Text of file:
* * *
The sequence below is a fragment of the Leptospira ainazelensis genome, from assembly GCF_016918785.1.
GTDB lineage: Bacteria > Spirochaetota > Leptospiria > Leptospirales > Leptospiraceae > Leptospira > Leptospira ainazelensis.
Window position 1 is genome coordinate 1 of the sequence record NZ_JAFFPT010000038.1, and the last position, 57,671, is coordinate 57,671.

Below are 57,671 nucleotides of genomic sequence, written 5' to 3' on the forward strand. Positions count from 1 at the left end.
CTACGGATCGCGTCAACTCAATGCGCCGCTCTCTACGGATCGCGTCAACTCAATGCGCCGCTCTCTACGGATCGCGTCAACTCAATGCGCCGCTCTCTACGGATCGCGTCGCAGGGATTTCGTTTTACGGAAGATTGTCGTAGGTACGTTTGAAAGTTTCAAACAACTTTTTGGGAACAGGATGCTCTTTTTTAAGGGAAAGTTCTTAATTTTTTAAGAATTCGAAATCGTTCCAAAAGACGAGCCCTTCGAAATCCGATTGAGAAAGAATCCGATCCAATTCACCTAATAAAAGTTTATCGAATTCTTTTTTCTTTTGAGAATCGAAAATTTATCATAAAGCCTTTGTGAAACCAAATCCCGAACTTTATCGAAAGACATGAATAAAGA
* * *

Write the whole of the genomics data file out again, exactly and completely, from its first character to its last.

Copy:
The sequence below is a fragment of the Leptospira ainazelensis genome, from assembly GCF_016918785.1.
GTDB lineage: Bacteria > Spirochaetota > Leptospiria > Leptospirales > Leptospiraceae > Leptospira > Leptospira ainazelensis.
Window position 1 is genome coordinate 1 of the sequence record NZ_JAFFPT010000038.1, and the last position, 57,671, is coordinate 57,671.

Below are 57,671 nucleotides of genomic sequence, written 5' to 3' on the forward strand. Positions count from 1 at the left end.
CTACGGATCGCGTCAACTCAATGCGCCGCTCTCTACGGATCGCGTCAACTCAATGCGCCGCTCTCTACGGATCGCGTCAACTCAATGCGCCGCTCTCTACGGATCGCGTCGCAGGGATTTCGTTTTACGGAAGATTGTCGTAGGTACGTTTGAAAGTTTCAAACAACTTTTTGGGAACAGGATGCTCTTTTTTAAGGGAAAGTTCTTAATTTTTTAAGAATTCGAAATCGTTCCAAAAGACGAGCCCTTCGAAATCCGATTGAGAAAGAATCCGATCCAATTCACCTAATAAAAGTTTATCGAATTCTTTTTTCTTTTGAGAATCGAAAATTTATCATAAAGCCTTTGTGAAACCAAATCCCGAACTTTATCGAAAGACATGAATAAAGA